Some of the cracked nuts - now translucent, soft, yellow-orange and quite delicious - were eaten raw. The rest were returned to the basket trays to winnow out the husks, with repeated tossings and swirlings until the wind carried off the remaining shells. Coals were then added back and roasting repeated until the nuts became dry, hard, and somewhat darker than before.

The nuts could now be stored in large above-ground storage baskets for later use, provided squirels and other vermin didn't get to the baskets first. Some of the dried nuts were eaten raw, but most were ground into flour using an elongate rolling stone called a "mano" on a flat grinding stone known as a "metate". When enough flour was available, it was added to water and the mixture warmed by dropping hot stones into it to make a thick, pine-nut mush that was bit bland on its own, but became quite a feast when berries, roots, leaves, and possibly some chopped meat or fish were added.

Other Foods

Tule Grass from the sloughs, and grasses, sage and other bushes from the fields and brush provided seeds that could be ground or eaten raw. Grass seeds were collected in the Fall using flat baskets, called seed beaters, which scooped the tops of grasses to strip off the seeds. A type of sage brush called chia produced an oily, but very tasty seed, that was collected in the summer. Mesquite bushes produced long, pod-like beans that were also collected in summer, when the pods were still green. The pods were dried, stored like acorns in baskets, then ground in stone mortar bowls for mush, baking dough, or mixed with water to make a drink. Other seeds were usually ground into flour using the stone "manos" and "metates" we described above.

There were also tubers and roots from tule grass, cattails, and dandelions that were edible, as well as berries from manzanita, junipers, and the red Toyon (Christmas) berries. All could be eaten raw or ground up and seeped in boiling water for tea.

Fish and game provided variety, but were supplements, not staples, of the Suisune diet. Almost anything that moved was fair game, but not the coyote or grizzly bear, as they were sacred. Small fresh-water clams that proliferate in the sloughs and creek banks were collected, and crayfish caught in baited traps. Grasshoppers that later plagued white settlers were harvested by the Suisune in the late summer, and when toasted provided a tasty treat. Indeed, the Suisun Valley provided many delicacies, and even though life for the Suisune was hard, and their lives short, food was seldom scarce.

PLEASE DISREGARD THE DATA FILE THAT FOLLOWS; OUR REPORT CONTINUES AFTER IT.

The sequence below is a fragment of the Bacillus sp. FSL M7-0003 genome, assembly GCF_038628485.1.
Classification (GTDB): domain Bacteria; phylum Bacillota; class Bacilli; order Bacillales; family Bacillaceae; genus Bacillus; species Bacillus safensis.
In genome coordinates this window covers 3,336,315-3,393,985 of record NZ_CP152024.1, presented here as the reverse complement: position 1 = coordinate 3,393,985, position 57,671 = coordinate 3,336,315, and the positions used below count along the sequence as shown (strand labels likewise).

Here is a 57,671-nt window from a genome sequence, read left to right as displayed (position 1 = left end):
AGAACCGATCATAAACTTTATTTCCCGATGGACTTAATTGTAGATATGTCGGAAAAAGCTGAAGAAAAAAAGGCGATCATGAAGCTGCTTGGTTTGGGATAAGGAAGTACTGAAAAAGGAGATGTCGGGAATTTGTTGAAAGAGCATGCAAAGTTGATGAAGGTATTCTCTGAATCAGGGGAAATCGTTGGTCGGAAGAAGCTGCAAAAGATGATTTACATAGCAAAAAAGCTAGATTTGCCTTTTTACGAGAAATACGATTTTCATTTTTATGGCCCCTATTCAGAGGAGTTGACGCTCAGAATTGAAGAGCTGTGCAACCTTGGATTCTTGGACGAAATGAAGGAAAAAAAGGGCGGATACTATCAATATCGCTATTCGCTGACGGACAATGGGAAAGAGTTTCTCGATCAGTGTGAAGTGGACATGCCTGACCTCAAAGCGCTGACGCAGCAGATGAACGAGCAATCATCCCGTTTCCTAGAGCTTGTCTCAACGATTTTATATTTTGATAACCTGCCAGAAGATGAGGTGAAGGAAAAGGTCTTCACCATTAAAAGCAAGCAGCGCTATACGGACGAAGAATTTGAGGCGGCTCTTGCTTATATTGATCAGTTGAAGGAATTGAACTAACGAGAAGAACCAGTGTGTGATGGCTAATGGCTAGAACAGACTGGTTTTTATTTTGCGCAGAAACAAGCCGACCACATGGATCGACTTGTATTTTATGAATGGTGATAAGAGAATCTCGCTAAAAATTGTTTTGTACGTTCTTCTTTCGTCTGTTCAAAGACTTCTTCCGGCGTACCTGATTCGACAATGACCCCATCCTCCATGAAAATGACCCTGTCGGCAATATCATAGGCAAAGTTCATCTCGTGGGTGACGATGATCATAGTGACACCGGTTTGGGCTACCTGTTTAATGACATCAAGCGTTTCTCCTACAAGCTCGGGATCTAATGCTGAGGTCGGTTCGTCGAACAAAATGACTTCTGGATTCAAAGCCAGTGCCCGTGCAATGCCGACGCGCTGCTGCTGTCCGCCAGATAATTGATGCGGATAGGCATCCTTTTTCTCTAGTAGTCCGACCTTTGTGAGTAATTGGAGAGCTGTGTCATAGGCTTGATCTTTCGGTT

Clothing of the Suisune People


Patwin clothing was minimal, to say the least. Stephen Powers (1877) writes in "Tribes of California" that when he was among the Patwin, "on the plains all adult males, and children up to ten or twelve, went perfectly naked, while the women wore only a narrow slip of deer-skin around the waist. In the mountains where it was somewhat cooler, the women made for themselves short petticoats from the inner bark of the Cottonwood." Shown on the right is a drawing made from personal observation by Henry B. Brown in 1851 or 1852 of Patwin women wearing skirts of deerskin. The middle woman has a burden basket on her back, and a winnowing basket in her hand. (from the Huntington Library Collection)

Although men generally went naked, they might wear fur capes with antler horn caps to camouflage themselves on the hunt, and perhaps an elk hide skirt along with a body armor made of several upright sticks held together by twine to protect themselves in battle. They also wore their hair long, coiled on top of their head, and secured with a hair pin of bone. The drawings below show clothing styles of various California Indian men that are probably illustrative of the types of clothing that the Indians of Suisun Valley wore (when they did wear something).

Above are shown clothing styles similar to what Suisun men may have worn. Left Image: Naked Yukut (Yokut) men near the San Francisco Mission by Louis Choris (1816). Center Image: Ohlone Man in deer hunting regalia by Dan Liddell (1992). Right image: Pomo Warrior dressed for battle by Unknown? (c.1920s).


Whereas clothing among the Suisune most of the time was non-existent, their dancers, as with most Indians, wore elaborate costumes. The scene below, which according to Milliken (2009, p. 26) may show Suisune dancers, was drawn in 1816 by Louis Choris and witnessed by Captain Otto Kotzebue, who were part of a Russian expedition that visited the San Francisco Mission. Kotzebue relates that, "as we were leaving the Mission, we were surprised by two groups of Indians, which were also composed of different nations. They came in military array; that is, quite naked, and painted with gay colours: the heads of the most were adorned with feathers, and other finery; some of them however had their long disordered hair covered with down, and their faces daubed in the most frightful manner."

Dancers, possibly Suisune, at the San Francisco Mission as drawn by Choris (1816).

Another description of these costumes comes from Kathryn Simmons (1905), who as a young girl in the 1860s and 1870s witnessed Patwin dancers at Knight's Landing. She writes, "the Indian adorned himself with feather ornaments, painted his body with glaring colors, sometimes painting one-half of his body one color and the other half a contrasting color, and in this brilliant plumage more resembled a bird than a human being. The dancing was accompanied by yodelings, clapping of hands and other instruments."








Shelter of the Suisune People